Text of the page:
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Leaf Microbiota of Strawberries as Affected by Biological Control Agents

October 2013 , Volume 103 , Number  10
Pages  1,001 - 1,011

Justine Sylla, Beatrix W. Alsanius, Erika Krüger, Annette Reineke, Stephan Strohmeier, and Walter Wohanka

First, third, fourth, and sixth authors: Geisenheim University, Von-Lade-Str. 1, DE-65366 Geisenheim, Germany; first and second authors: Swedish University of Agricultural Sciences, Department of Biosystems and Technology, P.O. Box 103, SE-23053 Alnarp, Sweden; and fifth author: FreshX Consulting & Development, Walldorferstraße 26, DE-69226 Nußloch, Germany.

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Accepted for publication 13 May 2013.

The increasing use of biological control agents (BCAs) against Botrytis cinerea in strawberry raises the question of whether there are any undesirable impacts of foliar applications of BCAs on nontarget microorganisms in the phyllosphere. Therefore, our objective was to investigate this issue within a field study. Strawberry plants were repeatedly sprayed with three BCAs—namely, RhizoVital 42 fl. (Bacillus amyloliquefaciens FZB42), Trianum-P (Trichoderma harzianum T22), and Naturalis (Beauveria bassiana ATCC 74040)—to suppress Botrytis cinerea infections. Microbial communities of differentially treated leaves were analyzed using plate counts and pyrosequencing and compared with the microbial community of nontreated leaves. Plate count results indicate that the applied Bacillus and Trichoderma spp. survived in the strawberry phyllosphere throughout the strawberry season. However, no significant impacts on the leaf microbiota could be detected by this culture-dependent technique. Pyrosequencing of internal transcribed spacer ribosomal RNA and 16S RNA sequences revealed a change in fungal composition and diversity at class level after the introduction of T. harzianum T22 to the phyllosphere, whereas the bacterial composition and diversity was not affected by either this Trichoderma preparation or the other two BCAs. Our results suggest that pyrosequencing represents a useful method for studying microbial interactions in the phyllosphere.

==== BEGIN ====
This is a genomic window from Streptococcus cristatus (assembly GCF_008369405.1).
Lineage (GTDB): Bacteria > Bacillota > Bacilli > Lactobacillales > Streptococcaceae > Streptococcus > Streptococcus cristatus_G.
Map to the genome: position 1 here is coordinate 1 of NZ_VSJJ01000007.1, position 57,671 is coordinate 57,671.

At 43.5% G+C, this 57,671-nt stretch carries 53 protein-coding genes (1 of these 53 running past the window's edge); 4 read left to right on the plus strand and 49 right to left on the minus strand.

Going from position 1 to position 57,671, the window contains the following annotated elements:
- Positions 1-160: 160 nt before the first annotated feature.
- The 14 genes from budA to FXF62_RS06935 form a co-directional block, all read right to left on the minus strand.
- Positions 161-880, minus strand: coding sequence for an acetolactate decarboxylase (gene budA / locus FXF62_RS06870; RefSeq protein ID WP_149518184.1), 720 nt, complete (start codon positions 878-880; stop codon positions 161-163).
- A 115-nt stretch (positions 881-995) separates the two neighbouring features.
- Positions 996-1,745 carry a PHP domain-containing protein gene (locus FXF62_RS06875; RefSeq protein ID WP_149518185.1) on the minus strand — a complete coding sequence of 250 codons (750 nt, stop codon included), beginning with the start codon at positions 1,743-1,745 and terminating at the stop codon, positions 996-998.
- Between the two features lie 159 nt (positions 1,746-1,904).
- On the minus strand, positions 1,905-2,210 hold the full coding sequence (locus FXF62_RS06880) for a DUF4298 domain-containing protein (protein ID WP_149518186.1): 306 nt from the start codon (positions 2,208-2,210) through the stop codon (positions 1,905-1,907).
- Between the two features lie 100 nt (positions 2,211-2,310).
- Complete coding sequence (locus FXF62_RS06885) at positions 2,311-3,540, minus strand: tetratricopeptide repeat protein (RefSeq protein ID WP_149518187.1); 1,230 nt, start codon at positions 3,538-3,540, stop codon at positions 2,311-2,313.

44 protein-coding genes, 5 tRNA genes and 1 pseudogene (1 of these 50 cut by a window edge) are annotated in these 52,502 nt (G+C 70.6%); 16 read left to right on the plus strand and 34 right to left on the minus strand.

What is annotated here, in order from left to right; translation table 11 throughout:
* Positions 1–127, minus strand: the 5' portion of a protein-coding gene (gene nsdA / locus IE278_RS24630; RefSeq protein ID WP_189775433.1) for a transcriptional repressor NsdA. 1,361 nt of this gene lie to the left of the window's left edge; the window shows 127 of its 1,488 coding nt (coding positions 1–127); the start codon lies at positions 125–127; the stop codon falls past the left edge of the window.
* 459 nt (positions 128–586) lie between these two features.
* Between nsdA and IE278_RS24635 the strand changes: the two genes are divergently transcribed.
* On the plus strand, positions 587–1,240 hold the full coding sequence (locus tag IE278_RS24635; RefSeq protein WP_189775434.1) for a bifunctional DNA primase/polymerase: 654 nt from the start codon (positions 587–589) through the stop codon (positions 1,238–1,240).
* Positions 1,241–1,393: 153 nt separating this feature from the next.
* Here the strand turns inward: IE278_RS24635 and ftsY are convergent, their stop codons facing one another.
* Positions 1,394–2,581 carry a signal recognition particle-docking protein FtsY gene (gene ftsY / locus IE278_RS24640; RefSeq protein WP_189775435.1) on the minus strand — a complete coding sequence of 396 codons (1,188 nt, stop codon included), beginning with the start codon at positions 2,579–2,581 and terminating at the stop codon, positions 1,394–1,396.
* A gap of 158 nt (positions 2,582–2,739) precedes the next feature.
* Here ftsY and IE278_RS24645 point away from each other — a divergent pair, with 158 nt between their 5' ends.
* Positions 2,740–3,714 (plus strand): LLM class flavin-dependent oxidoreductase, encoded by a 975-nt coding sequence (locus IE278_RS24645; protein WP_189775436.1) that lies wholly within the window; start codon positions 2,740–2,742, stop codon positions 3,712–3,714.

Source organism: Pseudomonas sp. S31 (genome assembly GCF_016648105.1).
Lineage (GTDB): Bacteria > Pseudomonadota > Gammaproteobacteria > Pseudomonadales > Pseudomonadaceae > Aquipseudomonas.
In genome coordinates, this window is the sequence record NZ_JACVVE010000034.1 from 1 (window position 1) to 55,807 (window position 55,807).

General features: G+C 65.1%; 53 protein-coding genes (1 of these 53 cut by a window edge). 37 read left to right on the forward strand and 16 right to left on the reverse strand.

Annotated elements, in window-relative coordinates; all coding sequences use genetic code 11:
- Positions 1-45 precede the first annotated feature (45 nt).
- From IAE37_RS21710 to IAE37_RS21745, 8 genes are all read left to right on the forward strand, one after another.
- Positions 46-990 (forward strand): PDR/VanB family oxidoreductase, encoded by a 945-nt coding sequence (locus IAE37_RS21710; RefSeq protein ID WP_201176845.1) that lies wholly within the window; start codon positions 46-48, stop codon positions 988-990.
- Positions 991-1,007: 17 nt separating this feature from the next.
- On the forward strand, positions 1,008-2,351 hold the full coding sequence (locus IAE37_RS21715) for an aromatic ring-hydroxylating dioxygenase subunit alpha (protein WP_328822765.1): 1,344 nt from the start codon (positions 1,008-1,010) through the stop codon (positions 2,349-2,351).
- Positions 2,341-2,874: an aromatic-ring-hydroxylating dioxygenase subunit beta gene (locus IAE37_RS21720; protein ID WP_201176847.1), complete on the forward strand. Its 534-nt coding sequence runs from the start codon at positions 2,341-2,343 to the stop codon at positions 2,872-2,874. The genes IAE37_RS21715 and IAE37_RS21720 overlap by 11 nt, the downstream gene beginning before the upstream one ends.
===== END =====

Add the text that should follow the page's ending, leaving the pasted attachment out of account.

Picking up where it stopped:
© 2013 The American Phytopathological Society